The Parables of Our Lord,  William Daly

The Parable of “The Unforgiving Servant”

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By way of reminder: 

  • Jesus was the greatest teacher who ever lived
  • The crowds were astonished by the way He taught
  • He used parables
    • Only used by Jesus in the NT
    • Rare in the OT (Nathan the Prophet & King David is one example)
  • Parable means “to throw something alongside something else” ie, a comparison thrown alongside a truth
  • Jesus used parables to reveal deeper truths to those who have been given understanding but used them in judgment against those who had not been given understanding. 
  • Main theme of most parables was the Kingdom of God (or Kingdom of Heaven)
  • We never interpret parables allegorically
    • Look for a single, clear main point in a given parable (though there are sometimes exceptions) 

Tonight we are looking at the parable called the Parable of The Unforgiving Servant. Read Matthew 18:21-35.

Context always matters and the context of this parable is no different in that sense; it’s crucial. This parable is found in the same part of Matthew where we find instructions on what happens when a brother offends you (“church discipline”). Let’s go back and read verse 15 to see the wider context: Read Matthew 18:15-20.

“If your brother sins against you, go and confront him ALONE”. If the brother repents, you have won your brother. If he refuses, then you go with one or two others as witnesses. If they still refuse to repent, then you go and bring it before the church. And if they still refuse to repent after all of that, then they are to be to you as a Gentile or a tax collector or in other words “one outside the faith or one who has turned his back on God”. This is known as “excommunication” ie, the official or formal act of prohibiting one from any further participation in the services or activities or fellowship of the church. But there can only be one sin which could warrant such an action: the stubborn refusal to repent.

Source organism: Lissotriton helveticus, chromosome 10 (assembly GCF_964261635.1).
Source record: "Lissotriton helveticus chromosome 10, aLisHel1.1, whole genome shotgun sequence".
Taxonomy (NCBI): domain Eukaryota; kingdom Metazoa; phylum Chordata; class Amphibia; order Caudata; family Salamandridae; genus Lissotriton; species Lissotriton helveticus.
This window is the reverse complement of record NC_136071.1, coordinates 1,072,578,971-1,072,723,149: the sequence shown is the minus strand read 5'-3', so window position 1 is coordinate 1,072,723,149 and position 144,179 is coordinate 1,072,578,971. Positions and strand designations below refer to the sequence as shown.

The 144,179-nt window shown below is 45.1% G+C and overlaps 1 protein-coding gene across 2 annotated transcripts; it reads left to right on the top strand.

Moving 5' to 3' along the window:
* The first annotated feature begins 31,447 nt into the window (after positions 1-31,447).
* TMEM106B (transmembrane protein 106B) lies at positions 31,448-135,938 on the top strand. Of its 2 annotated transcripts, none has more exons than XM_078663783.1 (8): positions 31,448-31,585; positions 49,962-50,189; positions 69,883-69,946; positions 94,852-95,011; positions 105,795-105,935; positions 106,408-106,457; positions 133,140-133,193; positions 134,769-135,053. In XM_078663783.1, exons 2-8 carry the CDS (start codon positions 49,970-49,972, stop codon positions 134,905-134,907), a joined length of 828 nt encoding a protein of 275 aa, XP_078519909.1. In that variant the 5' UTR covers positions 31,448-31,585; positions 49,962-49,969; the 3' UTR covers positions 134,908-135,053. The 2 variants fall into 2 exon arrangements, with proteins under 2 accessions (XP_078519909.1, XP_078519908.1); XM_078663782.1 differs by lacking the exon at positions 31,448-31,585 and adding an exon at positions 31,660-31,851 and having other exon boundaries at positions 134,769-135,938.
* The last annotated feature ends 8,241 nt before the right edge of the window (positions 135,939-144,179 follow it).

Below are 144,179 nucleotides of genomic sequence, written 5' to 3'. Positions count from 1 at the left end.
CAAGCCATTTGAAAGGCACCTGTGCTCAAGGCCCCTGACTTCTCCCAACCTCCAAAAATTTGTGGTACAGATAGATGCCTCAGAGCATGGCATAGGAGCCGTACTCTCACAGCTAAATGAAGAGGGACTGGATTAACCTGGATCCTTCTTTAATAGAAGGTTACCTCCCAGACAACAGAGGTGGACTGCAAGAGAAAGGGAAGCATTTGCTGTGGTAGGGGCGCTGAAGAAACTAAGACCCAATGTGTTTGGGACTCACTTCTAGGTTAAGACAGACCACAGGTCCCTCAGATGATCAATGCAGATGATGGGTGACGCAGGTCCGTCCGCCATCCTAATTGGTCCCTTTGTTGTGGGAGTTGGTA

THIS is the context in which Peter is asking Jesus the question (HOW MANY TIMES AM I TO FORGIVE MY BROTHER? How many times do I have to do this? Seven times?). And Jesus responds “I do not say to you seven times, but seventy-seven times”. That’s a very heavy statement. Because when God forgives us, He holds that sin against us NO MORE. So if we TRULY grant forgiveness to someone who has sinned against us, what we are really saying is “I hold this against you no more”.